Monday, April 20, 2009

Egyptian Adventures [Part II]

I'm currently back in SF, CA right now but need to do some serious catching up on backlogged posting. So we're going to continue in Egypt and work our way through Turkey and some road tripping in the USofA.

When we last left off in Egypt, I had just eaten about 4 lbs of chicken at a Bedouin get together, and woke up the next day to go see St. Catherine's Monastery, proclaimed to be the oldest still inhabited monastery in the world. It is also said to be the sight of Moses' flammable plant, with the monastery being built around it's location and the mountain where he delivered the ten commandments about a two or three hour hike away [Mt. Sinai or Mt. Mousa]. The monastery is nestled in the bottom of a valley surrounded by tall rocky mountain ranges and protected from the harsh winds. The landscape around it was stunning, though the actual collection of building themselves were hard to get a feel for due to the massive amount of tourists pouring off of giant charter buses. As soon as you get inside you were swept along in a sea of fanny packs and bad khaki safari hats. Whizzed by priceless paintings and artifacts only to be spat out the opposite end. After I got over my initial claustrophobia gained from tightly packed spaces, I continued onward with the goal of hiking up Mt. Sinai. Luckily for me only of the bravest of the brave air conditioned travelers dare to climb up the hot three hour hike up to the top. Those that do usually take the camel path up riding the spitting four legged beasts. I approached the base of the mountain trail to find a German couple [Leo and Ruth as I was to find out later] argueing with two Egyptian policemen who would not let them pass. They said you have to have a guide in order to go up the mountain, which we thought to be just a way to gouge more money out of tourists looking to climb said rock. Apparently though, they really do require you to have a guide, as there are numorous paths up to the top with no signs marking which is the right way to go. We ended up jumping on with a group of four french women touting ski poles and a nice Bedouin guide that led the way.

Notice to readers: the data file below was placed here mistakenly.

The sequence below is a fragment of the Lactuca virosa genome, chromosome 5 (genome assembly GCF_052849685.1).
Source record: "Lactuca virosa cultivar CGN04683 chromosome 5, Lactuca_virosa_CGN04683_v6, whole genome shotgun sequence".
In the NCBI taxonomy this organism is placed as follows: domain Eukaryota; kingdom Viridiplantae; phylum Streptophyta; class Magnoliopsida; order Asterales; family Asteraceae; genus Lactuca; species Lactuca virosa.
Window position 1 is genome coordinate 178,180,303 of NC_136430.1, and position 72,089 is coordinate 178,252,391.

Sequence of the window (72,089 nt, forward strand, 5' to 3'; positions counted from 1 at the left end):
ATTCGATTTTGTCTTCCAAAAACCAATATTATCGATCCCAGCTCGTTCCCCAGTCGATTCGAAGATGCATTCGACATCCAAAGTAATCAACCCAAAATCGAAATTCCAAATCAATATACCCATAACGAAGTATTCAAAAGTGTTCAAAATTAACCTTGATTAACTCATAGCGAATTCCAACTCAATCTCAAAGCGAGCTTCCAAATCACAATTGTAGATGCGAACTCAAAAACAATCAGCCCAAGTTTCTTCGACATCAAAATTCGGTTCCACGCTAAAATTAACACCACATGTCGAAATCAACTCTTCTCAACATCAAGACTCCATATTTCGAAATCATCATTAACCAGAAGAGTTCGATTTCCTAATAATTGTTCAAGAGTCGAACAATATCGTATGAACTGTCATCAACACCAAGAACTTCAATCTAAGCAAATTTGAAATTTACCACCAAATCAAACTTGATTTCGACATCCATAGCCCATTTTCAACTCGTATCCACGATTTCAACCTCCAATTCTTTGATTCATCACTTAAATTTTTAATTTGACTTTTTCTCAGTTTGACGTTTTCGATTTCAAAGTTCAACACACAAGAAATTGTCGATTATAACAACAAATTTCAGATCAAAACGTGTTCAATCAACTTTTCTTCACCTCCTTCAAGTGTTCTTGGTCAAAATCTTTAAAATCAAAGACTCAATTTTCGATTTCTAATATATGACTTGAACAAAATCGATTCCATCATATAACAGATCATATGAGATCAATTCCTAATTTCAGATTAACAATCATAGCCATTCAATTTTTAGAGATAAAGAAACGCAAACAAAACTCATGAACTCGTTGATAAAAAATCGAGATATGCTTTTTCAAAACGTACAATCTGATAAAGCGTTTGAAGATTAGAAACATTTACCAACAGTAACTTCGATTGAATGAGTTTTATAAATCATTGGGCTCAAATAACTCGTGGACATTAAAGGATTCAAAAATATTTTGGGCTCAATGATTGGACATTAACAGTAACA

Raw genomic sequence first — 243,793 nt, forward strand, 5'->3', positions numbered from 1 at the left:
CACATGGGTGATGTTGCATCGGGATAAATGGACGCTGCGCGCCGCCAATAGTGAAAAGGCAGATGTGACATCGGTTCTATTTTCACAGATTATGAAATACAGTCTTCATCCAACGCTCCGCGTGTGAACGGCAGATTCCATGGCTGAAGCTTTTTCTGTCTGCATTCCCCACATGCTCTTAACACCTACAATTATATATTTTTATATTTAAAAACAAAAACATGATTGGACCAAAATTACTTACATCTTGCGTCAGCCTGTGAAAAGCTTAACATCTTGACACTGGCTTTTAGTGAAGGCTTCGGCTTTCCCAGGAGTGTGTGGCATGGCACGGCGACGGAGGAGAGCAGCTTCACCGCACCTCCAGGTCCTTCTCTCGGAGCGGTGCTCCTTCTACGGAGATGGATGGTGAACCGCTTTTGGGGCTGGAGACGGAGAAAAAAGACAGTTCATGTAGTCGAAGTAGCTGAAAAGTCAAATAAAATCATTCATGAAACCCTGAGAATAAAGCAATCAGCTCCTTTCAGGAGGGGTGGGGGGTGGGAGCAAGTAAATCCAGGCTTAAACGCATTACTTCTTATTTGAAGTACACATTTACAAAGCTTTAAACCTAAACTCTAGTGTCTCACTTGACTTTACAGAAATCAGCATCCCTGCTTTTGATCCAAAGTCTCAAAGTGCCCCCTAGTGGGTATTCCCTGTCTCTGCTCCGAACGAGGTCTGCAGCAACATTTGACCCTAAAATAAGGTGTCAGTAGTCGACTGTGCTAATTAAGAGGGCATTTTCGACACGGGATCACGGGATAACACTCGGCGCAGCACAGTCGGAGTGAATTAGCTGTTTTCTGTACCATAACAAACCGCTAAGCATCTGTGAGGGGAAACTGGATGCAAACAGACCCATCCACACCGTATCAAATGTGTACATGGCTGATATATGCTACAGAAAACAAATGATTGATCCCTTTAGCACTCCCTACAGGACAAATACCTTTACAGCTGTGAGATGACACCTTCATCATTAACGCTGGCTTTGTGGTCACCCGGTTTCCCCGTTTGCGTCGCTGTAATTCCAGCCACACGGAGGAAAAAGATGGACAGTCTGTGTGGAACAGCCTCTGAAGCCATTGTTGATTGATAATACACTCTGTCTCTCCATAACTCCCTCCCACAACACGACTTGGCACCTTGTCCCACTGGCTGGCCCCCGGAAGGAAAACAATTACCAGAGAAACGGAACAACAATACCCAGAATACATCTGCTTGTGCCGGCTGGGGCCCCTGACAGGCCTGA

On the way up the long and dusty path are small outposts for snacks and drinks ran by Bedouin. Everything has to be brought up to supply them and like good capitalists, the prices inch up the closer and closer you get to the top. The plan of the small shelters is usually always a "U" shape, with the open end of the "U" facing north. The walls are thickly stacked rocks from the surrounding mountain with minimal mortar used, just enough to keep down the often harsh winds, especially during the pre-dawn and post-sunset pilgrimages. Above, the roof is made out of light palm beams and even lighter palm fronds. The front open side is then enclosed again with wooden shelves that also serve as a sun baffle, blocking and bouncing any stray rays that manage to get past the small overhang. After seeing many of the Bedouin structures inhabited in Egypt, you can usually break down the materials into two categories: "Very Heavy" and "Extremely Light". Many of the walls end up being exceedingly thick stone structures, able to block a majority of the wind without teetering, serving as a thermal mass to absorb much of the sun's heat, and having the ability to recess shelves and other items into their deep cavities. In distinct contrast, the roofs and screens all tend to be very delicate, dappling the harsh light, yet still allowing breezes to slip by. Mostly made out of reeds or palm, every once in a while a lightweight steel under-structure is also applied. I made it up to the top of the mountain without too much trouble, though there it was interesting to see old English women shelling out ten pound notes to young egyptian boys to help them get up the last quarter mile of steep steps. After saying "adieu" to my french company and guide, I hustled back down the other way to get up Mt. Sinai, the aptly named Siket Sayidna Musa, or "steps of penitence" that took me only about an hour, but going at an admitted too fast of a pace.